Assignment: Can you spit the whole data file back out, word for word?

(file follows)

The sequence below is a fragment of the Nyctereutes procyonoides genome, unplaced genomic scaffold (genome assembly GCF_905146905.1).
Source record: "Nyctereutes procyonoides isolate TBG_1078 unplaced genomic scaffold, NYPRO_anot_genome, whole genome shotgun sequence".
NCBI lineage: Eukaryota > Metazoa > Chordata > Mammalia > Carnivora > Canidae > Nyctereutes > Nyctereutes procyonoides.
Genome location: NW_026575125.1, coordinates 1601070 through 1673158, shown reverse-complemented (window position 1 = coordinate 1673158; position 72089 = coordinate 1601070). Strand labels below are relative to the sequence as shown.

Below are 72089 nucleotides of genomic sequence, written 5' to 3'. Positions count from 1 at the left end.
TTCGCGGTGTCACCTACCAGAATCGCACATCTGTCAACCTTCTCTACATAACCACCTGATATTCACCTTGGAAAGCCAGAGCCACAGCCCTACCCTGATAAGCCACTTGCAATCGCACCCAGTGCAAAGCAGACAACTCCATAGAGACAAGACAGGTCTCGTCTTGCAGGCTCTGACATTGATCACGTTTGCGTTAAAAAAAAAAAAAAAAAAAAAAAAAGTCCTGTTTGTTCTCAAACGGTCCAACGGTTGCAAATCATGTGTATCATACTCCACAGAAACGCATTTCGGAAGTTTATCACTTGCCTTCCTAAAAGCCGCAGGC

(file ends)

The sequence below is a fragment of the Nyctereutes procyonoides genome, unplaced genomic scaffold (genome assembly GCF_905146905.1).
Source record: "Nyctereutes procyonoides isolate TBG_1078 unplaced genomic scaffold, NYPRO_anot_genome, whole genome shotgun sequence".
NCBI lineage: Eukaryota > Metazoa > Chordata > Mammalia > Carnivora > Canidae > Nyctereutes > Nyctereutes procyonoides.
Genome location: NW_026575125.1, coordinates 1601070 through 1673158, shown reverse-complemented (window position 1 = coordinate 1673158; position 72089 = coordinate 1601070). Strand labels below are relative to the sequence as shown.

Below are 72089 nucleotides of genomic sequence, written 5' to 3'. Positions count from 1 at the left end.
TTCGCGGTGTCACCTACCAGAATCGCACATCTGTCAACCTTCTCTACATAACCACCTGATATTCACCTTGGAAAGCCAGAGCCACAGCCCTACCCTGATAAGCCACTTGCAATCGCACCCAGTGCAAAGCAGACAACTCCATAGAGACAAGACAGGTCTCGTCTTGCAGGCTCTGACATTGATCACGTTTGCGTTAAAAAAAAAAAAAAAAAAAAAAAAAGTCCTGTTTGTTCTCAAACGGTCCAACGGTTGCAAATCATGTGTATCATACTCCACAGAAACGCATTTCGGAAGTTTATCACTTGCCTTCCTAAAAGCCGCAGGC